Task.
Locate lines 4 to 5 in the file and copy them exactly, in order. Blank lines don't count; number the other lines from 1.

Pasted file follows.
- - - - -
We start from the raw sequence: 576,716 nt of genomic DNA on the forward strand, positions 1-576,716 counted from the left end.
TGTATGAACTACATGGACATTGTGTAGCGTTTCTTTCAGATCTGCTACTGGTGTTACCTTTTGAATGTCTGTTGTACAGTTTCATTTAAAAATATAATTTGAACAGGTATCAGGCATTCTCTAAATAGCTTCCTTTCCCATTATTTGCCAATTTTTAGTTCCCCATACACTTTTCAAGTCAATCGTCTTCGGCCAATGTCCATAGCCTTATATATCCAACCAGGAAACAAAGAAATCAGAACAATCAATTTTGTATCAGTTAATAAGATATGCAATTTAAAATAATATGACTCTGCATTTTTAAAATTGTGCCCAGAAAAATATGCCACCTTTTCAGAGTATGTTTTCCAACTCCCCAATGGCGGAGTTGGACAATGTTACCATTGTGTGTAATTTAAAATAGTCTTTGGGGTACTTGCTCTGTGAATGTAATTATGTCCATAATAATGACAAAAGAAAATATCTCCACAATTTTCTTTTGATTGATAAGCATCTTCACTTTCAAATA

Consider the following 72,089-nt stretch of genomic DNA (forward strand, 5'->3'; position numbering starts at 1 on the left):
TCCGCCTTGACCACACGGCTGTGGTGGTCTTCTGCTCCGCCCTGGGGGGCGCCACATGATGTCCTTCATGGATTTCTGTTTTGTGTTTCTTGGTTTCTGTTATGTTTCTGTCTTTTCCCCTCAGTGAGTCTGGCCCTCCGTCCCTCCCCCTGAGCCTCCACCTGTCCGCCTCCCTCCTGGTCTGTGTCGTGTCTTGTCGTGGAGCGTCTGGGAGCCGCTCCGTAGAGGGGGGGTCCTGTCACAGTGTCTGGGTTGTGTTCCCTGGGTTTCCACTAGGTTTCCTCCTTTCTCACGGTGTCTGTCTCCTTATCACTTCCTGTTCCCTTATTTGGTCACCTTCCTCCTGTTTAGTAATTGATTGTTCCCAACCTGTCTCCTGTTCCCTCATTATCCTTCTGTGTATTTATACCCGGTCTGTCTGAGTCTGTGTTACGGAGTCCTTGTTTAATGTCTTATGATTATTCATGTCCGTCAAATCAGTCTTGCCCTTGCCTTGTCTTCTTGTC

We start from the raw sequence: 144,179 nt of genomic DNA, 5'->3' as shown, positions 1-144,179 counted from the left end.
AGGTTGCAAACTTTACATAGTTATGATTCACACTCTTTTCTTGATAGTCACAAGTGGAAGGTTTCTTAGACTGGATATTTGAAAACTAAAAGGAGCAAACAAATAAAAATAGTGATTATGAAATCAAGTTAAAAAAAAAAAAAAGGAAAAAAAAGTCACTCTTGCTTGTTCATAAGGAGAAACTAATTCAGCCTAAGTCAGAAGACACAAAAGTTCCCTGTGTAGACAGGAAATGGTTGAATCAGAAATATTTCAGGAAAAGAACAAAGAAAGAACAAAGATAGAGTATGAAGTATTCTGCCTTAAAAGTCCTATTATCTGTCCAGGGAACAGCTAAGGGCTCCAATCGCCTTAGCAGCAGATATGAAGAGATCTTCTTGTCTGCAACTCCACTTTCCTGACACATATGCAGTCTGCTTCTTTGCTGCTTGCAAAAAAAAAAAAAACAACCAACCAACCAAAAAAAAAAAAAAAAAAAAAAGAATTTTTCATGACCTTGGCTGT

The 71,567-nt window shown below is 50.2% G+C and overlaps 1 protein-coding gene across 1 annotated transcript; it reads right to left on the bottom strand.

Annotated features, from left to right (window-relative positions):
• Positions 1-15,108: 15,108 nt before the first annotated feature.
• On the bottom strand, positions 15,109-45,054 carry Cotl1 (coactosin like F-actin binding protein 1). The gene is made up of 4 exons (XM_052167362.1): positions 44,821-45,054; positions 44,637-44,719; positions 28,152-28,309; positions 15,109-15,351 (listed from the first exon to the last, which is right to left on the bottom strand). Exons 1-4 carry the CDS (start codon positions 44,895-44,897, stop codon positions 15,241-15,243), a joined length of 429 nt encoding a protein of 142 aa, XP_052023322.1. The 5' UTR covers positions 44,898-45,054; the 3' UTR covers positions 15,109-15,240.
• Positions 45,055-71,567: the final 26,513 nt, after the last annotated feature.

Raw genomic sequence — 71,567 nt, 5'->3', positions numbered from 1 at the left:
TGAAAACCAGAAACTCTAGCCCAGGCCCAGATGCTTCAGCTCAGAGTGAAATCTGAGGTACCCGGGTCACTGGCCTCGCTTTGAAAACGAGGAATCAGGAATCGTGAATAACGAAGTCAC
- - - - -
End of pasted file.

TCCGCCTTGACCACACGGCTGTGGTGGTCTTCTGCTCCGCCCTGGGGGGCGCCACATGATGTCCTTCATGGATTTCTGTTTTGTGTTTCTTGGTTTCTGTTATGTTTCTGTCTTTTCCCCTCAGTGAGTCTGGCCCTCCGTCCCTCCCCCTGAGCCTCCACCTGTCCGCCTCCCTCCTGGTCTGTGTCGTGTCTTGTCGTGGAGCGTCTGGGAGCCGCTCCGTAGAGGGGGGGTCCTGTCACAGTGTCTGGGTTGTGTTCCCTGGGTTTCCACTAGGTTTCCTCCTTTCTCACGGTGTCTGTCTCCTTATCACTTCCTGTTCCCTTATTTGGTCACCTTCCTCCTGTTTAGTAATTGATTGTTCCCAACCTGTCTCCTGTTCCCTCATTATCCTTCTGTGTATTTATACCCGGTCTGTCTGAGTCTGTGTTACGGAGTCCTTGTTTAATGTCTTATGATTATTCATGTCCGTCAAATCAGTCTTGCCCTTGCCTTGTCTTCTTGTC

We start from the raw sequence: 144,179 nt of genomic DNA, 5'->3' as shown, positions 1-144,179 counted from the left end.